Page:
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Washington, DC—"In light of my belief that marriage ought to be regulated at the state and territory level, I am supportive of the Supreme Court's decision in Windsor.  Pursuant to the Court's ruling, going forward, the federal government will recognize same-sex marriages validly performed in those states and territories that authorize such marriages, which strikes me as just and reasonable."    

Puerto Ricans Don't Want to Become US State, Governor Says

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SANTANDER, Spain – Puerto Rico Gov. Alejandro Garcia Padilla said on Wednesday that “Puerto Ricans don't want to be a U.S. state.” “We want to continue being Puerto Ricans, since we've voluntarily decided to have a relationship of ...

U.S. Senate Staff Suggest Limiting Federal Rum Tax Grant Subsidies 

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The staff of the U.S. Senate committee with jurisdiction over taxes has included  limiting subsidies that Puerto Rico and the U.S. Virgin Islands can give producers of rum as a possible provision for a reform of the Federal tax system.
Many in official Washington, including Senate Finance Committee Chairman Max Baucus (D-Montana) and House of Representatives Ways and Means Committee Chairman Dave Camp (R-Michigan), want a reform law this Congress.  Others think that a major overhaul will take longer but expect one eventually.
The joint Democratic and Republican staff options list suggested inclusion of a bill sponsored during the last Congress by Senator Bob Menendez (D-New Jersey) and Florida’s senators, Marco Rubio (R) and Bill Nelson (D).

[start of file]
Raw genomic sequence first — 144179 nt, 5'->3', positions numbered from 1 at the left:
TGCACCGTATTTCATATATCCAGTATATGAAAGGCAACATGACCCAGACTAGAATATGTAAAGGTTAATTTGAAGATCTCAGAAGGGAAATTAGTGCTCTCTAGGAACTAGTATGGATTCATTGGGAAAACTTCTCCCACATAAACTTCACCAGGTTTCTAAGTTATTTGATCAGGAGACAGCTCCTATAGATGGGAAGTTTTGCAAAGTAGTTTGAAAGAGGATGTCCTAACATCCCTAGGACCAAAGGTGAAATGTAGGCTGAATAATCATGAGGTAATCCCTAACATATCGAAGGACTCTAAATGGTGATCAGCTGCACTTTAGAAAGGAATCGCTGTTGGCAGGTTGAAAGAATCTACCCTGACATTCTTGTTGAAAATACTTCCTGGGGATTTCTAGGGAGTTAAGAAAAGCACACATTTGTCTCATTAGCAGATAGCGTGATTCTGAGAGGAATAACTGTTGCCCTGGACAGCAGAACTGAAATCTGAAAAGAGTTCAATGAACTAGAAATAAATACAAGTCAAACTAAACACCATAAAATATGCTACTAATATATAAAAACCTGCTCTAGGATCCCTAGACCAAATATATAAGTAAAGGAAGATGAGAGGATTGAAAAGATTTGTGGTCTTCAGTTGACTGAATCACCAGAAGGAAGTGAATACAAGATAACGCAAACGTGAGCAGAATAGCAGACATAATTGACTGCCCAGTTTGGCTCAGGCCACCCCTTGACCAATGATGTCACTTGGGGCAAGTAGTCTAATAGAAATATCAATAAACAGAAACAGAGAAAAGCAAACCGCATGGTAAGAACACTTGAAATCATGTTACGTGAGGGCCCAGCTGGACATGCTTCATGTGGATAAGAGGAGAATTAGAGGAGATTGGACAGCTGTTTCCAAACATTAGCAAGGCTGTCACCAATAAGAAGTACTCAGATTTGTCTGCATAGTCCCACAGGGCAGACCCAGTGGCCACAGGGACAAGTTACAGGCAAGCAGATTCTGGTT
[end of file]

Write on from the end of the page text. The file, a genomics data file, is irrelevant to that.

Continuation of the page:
They sponsored the bill at the request of Puerto Rico’s representative to the Federal government, Pedro Pierluisi (statehood/D), and then Governor Luis Fortuno (statehood/R).  Pierluisi led eight other members of the U.S. House of Representatives from both national political parties in sponsoring a similar bill.
The bills would have limited subsidies to companies producing rum to 15% of Federal rum tax grants to the territories.
The Federal tax on liquor is $13.50 per gallon of alcoholic content.  Ongoing law gives the territories $10.50 of Federal collections of the tax on rum produced in the islands and in Caribbean Basin countries and sold in the States.  Temporary law that will expire at the end of this year if not extended again gives an additional $2.75.
When the temporary increase was initiated, the Ways and Means Committee chairman insisted on the Federal government keeping 25 cents for each gallon to rebut claims from some islanders that the revenue was insular money the  islands were entitled by their political relationships with the Federal government.  This was a particular claim of Puerto Rico commonwealthers.
Federal withholding of the money is evidence that the “compact” which provides the current governing arrangement for Puerto Rico can be unilaterally changed by the Federal government, contrary to “commonwealth” claims.
That the arrangement can be changed without Puerto Rico’s consent was also proven during the 1980s when the tax was increased from $10.50 to $11.50 and then $13.50 and Congress declined to give the additional $1 and $2 to the territories.
The proposed legislation would underscore that the revenue is Federal money and can be granted as determined by the Federal government.
The $10.50 on locally produced rum was given to both territories as subsidies for local government costs when their economies were much less developed and they, therefore, lacked a tax base large enough to afford all of the expenses of government.
The $10.50 on foreign Caribbean Basin rum was a congressional addition to President Reagan’s Caribbean Basin Initiative.  The “CBI” eliminated customs duties on foreign Caribbean rum.  The tax on that rum was given to the Virgin Islands and Puerto Rico because it was feared that sales in the States of their rum -– and, thus, Federal rum tax grants — would drop due to increased sales of foreign Caribbean rum since it would no longer carry the cost of customs duties.